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Christmas Bureau’s shoppers on top of what’s hot

Toy buyers follow trends, make classic picks, too

Their Christmas list is 18,000 people long – and they were finished in June.

Eight hundred toy trucks? Five hundred Barbies? Six hundred sleds?

Check, check, check.

With help from local retailers, the Christmas Bureau orders in bulk at discounted prices.

But they don’t skimp on quality. The buyers know parents often overcome transportation, child care and time challenges to wait in line at the bureau. They also know a toy selected at the bureau may be the only one a child receives.

“We have to make it worth their time, a desirable toy,” said Reesie Smith, who worked with fellow volunteers Judy Theis and Janelle Kortlever to order the toys. “We don’t want a bunch of junk.”

Buyers study dozens of catalogs and the previous year’s numbers to determine how many toys to order. Striving for variety within each age group – newborns to 17-year-olds are eligible for one toy each – the bureau’s “toy room” gives parents about 10 options for each child. Children can wait in the child care area while parents select their gifts, which are bagged as families leave, or they can help their parents. The bureau, a group effort by the Volunteers of America, Catholic Charities Spokane and The Spokesman-Review, also provides one book for each child and grocery vouchers for individuals and families.

The toy room always stocks some popular standards – sleds, remote-control cars, telescopes or microscopes for the scientific kids, sports equipment, baby dolls.

Buyers also try to predict the season’s hot toys months in advance, touring toy stores and looking for cultural clues such as box office hits. That has worked in previous years, like when the “Toy Story” movies were big and Woody and Buzz Lightyear were the talk of the playground. But, even in May, the toy buyers were too late for “Avatar”-related merchandise. Suppliers were out of all things Na’vi.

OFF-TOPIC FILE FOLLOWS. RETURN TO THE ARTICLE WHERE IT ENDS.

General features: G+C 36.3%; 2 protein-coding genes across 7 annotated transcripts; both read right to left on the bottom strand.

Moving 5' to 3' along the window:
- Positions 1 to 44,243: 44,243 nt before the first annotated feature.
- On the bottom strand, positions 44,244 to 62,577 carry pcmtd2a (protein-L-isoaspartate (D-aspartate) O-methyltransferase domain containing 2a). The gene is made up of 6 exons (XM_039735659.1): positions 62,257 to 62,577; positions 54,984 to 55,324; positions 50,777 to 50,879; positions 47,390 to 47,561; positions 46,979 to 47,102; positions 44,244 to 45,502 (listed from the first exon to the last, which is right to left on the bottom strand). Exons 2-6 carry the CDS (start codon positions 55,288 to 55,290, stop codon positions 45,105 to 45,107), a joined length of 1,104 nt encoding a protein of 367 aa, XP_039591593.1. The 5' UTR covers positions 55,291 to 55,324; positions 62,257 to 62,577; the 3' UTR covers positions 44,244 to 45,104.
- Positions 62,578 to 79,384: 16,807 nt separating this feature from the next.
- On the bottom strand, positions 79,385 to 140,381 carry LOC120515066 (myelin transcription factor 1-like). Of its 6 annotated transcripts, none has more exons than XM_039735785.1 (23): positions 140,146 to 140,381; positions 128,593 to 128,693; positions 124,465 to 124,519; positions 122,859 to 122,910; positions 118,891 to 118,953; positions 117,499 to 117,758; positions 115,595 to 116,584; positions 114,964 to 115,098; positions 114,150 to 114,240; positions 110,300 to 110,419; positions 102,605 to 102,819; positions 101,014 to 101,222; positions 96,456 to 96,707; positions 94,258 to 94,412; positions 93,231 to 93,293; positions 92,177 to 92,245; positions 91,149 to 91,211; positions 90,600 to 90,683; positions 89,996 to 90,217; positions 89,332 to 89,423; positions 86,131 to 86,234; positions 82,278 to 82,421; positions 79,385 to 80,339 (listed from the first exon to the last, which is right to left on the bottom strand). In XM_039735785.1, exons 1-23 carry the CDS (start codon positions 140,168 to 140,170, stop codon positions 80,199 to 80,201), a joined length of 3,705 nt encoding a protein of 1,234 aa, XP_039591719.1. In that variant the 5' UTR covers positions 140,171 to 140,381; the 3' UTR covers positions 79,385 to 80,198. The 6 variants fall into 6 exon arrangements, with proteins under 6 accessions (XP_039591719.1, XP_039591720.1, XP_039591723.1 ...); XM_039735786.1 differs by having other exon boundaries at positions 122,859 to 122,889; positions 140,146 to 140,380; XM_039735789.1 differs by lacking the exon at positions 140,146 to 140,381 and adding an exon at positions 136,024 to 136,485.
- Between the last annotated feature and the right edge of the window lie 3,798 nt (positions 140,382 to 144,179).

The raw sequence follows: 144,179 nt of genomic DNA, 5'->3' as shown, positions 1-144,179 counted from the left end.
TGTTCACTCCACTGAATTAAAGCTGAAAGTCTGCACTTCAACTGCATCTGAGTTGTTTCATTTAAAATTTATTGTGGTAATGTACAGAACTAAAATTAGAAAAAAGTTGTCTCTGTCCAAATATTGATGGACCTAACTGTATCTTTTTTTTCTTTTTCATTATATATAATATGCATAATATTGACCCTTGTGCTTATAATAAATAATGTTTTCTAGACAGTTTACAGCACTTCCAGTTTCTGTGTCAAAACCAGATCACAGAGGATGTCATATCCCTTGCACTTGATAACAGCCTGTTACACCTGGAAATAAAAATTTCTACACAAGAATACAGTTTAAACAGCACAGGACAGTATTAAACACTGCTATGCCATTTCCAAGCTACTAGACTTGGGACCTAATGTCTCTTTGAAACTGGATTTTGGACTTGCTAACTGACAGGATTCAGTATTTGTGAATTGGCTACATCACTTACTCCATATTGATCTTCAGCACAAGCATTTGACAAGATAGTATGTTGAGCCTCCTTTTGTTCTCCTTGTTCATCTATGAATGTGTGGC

It’s a balancing act to keep the shelves stocked with options without creating piles of leftovers – especially when crowds are big even on the bureau’s final day (1,065 toys went out the door on the bureau’s last day last year). When supplies do run low, buyers run to local retailers to restock. If they’re lucky, they can get close-to-Christmas clearance prices.

The toy buyers have a big job, but it’s one they enjoy.

“For me it’s like shopping for my grandkids,” Kortlever said. “How fun is that?”

New donations

Thanks to gifts from community members, the Christmas Fund tally rises today to $35,880.92.

An anonymous couple from Spokane donated $1,500.

Lily May Emert and Annette Seubert, of Spokane, donated $500.

A couple from Spokane donated $500 and wrote: “Please accept this gift to help meet the needs of our community. We are grateful to participate and choose to remain anonymous.”

Peter and Gay Witherspoon, of Spokane, donated $400.

Steve and Judy Mongelluzzo, of Spokane, donated $250, as did an anonymous donor from Spokane.

Jan D’Arc, of Coeur d’Alene, donated $200, as did St. Joseph Catholic Church in Metaline Falls; Christina Marino and Phillip Jones, of Spokane; and Sandra Hatch, of Spokane, who wrote: “Thanks for keeping a wonderful, generous tradition alive – to benefit so many!”

Catherine Lundberg, of Spokane, donated $150.

Ralph and Sandra Laws, of Cheney, gave $100. They wrote: “For the past few years we have donated $50. We have not been affected by the recession – we thought we should do more for those that have.”

Also donating $100 were Sharon and Skip Boyer, of Spokane Valley; “Bob G., a friend of Bill W.”; and Spokane residents Jack Redinger; Bruce and Sharon Anthony; Otto and Shirley Stevens; and William and Donna Harsell.

An anonymous donor dropped off $100 in memory of Patti Fowler.

Brian and Janet Ladyman, of Spokane, sent $100 and a note: “Thank you for making it possible for us to help others.”

Gene and Jackie La Liberte, of Liberty Lake, donated $50. Also giving $50 were Spokane residents Deb Walter; Lynda Bowman; Dorene Bailey; two separate anonymous donors; Tim and Marcia Dorwin; and Ewing and Olevia Page.

Alene Pokstefl, of Greenacres, donated $50, as did Steve, Gail and Ben Quaid, of Colbert, Wash.

Nancy Hood, of Spokane Valley, donated $50. She wrote: “Thanks to the Christmas Fund for making it easy for me to contribute to my community.” An anonymous donor from Spokane Valley sent $50 “in memory of my son Jim and in honor of my other sons.”

Roy and Rene Penna, of Cheney, gave $50 in honor of Rene’s mother, Helen Lindell. “She passed away in May at 89 years,” Rene wrote. “She loved the holidays and would want to make someone else’s life a little brighter.”

Irving and Jeanine Kiehn, of Spokane, donated $40.

An anonymous donor from Spokane gave $35.

Jackie and Blane Silvey, of Spokane, donated $30.

Evelyn Graves gave $30 in honor of her husband, William H. Graves.

Marilyn Bauer, of Spokane, sent $25, as did Dan Mulrine, of Spokane. The McCoys, of Veradale, also donated $25.

Greg and Illa Jean Swanson, of Spokane Valley, donated $15, as did an anonymous donor from Spokane.

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